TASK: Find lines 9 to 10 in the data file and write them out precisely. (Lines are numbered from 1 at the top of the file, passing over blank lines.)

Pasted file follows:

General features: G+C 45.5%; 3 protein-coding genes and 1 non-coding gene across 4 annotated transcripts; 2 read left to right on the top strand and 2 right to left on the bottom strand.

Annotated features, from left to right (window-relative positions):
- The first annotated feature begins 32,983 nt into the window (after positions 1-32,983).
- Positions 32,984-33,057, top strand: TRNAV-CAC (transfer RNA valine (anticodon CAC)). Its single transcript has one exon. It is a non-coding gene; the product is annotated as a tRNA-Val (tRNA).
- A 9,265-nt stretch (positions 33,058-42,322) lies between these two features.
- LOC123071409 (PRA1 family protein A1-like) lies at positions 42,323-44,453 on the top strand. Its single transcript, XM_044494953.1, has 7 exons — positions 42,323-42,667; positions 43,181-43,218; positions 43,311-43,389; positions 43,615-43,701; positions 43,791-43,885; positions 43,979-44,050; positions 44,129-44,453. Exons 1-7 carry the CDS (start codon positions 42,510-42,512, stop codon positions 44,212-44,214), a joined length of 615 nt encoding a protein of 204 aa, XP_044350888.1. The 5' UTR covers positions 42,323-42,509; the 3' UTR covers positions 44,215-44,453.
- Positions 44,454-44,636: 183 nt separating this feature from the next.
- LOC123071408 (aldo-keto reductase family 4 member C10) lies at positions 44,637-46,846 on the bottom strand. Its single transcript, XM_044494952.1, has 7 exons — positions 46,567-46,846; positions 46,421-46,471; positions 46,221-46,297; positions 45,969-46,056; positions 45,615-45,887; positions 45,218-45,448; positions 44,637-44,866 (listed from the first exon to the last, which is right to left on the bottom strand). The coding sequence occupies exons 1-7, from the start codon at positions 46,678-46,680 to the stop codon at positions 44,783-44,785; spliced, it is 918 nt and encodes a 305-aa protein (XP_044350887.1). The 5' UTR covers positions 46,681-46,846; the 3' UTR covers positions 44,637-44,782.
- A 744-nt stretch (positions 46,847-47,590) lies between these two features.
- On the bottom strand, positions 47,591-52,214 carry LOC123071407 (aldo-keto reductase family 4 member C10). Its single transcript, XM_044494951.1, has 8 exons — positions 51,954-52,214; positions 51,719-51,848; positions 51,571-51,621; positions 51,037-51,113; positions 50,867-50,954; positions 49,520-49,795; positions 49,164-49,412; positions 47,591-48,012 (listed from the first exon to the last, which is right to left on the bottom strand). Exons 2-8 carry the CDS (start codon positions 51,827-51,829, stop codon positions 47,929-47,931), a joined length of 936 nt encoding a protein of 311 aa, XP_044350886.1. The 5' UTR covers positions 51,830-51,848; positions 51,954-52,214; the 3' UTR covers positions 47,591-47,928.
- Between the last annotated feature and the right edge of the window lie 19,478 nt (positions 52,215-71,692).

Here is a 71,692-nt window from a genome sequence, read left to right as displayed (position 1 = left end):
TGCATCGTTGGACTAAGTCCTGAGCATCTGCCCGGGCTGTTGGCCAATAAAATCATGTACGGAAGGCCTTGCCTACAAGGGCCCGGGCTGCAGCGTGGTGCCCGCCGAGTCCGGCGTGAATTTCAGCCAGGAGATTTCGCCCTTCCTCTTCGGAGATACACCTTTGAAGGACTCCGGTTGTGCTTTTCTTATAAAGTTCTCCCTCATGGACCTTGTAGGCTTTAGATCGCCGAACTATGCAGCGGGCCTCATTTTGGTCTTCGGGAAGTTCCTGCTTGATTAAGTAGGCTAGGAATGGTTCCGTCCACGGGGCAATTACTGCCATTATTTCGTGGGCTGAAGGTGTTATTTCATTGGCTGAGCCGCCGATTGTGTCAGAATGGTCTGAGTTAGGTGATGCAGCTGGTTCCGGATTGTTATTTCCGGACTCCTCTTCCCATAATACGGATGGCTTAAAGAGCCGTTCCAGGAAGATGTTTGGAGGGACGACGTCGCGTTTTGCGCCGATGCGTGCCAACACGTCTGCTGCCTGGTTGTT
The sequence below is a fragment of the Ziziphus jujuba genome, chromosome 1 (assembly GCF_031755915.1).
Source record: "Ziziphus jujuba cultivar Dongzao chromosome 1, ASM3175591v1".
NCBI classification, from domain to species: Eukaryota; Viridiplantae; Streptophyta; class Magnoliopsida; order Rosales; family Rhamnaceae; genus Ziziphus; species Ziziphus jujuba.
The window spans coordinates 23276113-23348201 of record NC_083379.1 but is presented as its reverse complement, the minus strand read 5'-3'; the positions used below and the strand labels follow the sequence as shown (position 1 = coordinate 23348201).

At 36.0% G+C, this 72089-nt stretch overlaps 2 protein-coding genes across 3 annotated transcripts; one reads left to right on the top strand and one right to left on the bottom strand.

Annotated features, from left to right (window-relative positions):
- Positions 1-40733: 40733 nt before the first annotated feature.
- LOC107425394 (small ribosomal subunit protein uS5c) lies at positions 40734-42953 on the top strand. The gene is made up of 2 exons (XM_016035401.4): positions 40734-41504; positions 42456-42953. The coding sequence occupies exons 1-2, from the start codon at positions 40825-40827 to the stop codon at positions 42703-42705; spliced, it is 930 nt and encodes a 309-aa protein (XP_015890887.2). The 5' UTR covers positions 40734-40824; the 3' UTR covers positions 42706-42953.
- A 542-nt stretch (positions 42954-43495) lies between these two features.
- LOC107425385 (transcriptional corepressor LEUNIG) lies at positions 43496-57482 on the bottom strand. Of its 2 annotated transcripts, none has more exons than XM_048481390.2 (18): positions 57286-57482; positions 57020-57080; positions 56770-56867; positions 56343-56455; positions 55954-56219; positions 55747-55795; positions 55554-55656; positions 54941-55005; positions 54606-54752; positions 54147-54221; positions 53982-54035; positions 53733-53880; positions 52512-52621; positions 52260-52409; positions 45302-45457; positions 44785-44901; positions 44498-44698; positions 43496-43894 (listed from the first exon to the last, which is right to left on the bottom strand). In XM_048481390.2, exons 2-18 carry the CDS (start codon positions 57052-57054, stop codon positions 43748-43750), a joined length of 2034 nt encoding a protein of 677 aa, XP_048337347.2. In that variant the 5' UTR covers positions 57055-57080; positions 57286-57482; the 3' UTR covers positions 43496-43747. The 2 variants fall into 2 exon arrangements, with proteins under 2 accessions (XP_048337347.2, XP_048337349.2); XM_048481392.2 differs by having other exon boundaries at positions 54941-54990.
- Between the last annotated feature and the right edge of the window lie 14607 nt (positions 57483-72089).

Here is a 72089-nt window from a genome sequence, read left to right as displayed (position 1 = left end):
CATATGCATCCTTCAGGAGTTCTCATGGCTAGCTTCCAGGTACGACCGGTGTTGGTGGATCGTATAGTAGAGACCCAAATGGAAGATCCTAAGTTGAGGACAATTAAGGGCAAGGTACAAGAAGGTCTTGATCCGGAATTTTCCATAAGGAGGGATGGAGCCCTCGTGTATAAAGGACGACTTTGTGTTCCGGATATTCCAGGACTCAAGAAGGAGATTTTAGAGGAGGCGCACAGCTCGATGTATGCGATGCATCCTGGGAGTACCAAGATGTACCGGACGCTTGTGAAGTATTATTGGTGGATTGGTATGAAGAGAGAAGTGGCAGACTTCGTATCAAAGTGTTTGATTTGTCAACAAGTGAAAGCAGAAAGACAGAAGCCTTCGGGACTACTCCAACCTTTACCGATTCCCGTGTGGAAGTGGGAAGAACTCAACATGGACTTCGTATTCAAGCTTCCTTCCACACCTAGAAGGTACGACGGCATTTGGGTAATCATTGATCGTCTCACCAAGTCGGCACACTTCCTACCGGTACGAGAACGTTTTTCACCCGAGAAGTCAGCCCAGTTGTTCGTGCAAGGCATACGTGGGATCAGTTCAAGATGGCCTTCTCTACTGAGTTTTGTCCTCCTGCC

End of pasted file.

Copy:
- A 744-nt stretch (positions 46,847-47,590) lies between these two features.
- On the bottom strand, positions 47,591-52,214 carry LOC123071407 (aldo-keto reductase family 4 member C10). Its single transcript, XM_044494951.1, has 8 exons — positions 51,954-52,214; positions 51,719-51,848; positions 51,571-51,621; positions 51,037-51,113; positions 50,867-50,954; positions 49,520-49,795; positions 49,164-49,412; positions 47,591-48,012 (listed from the first exon to the last, which is right to left on the bottom strand). Exons 2-8 carry the CDS (start codon positions 51,827-51,829, stop codon positions 47,929-47,931), a joined length of 936 nt encoding a protein of 311 aa, XP_044350886.1. The 5' UTR covers positions 51,830-51,848; positions 51,954-52,214; the 3' UTR covers positions 47,591-47,928.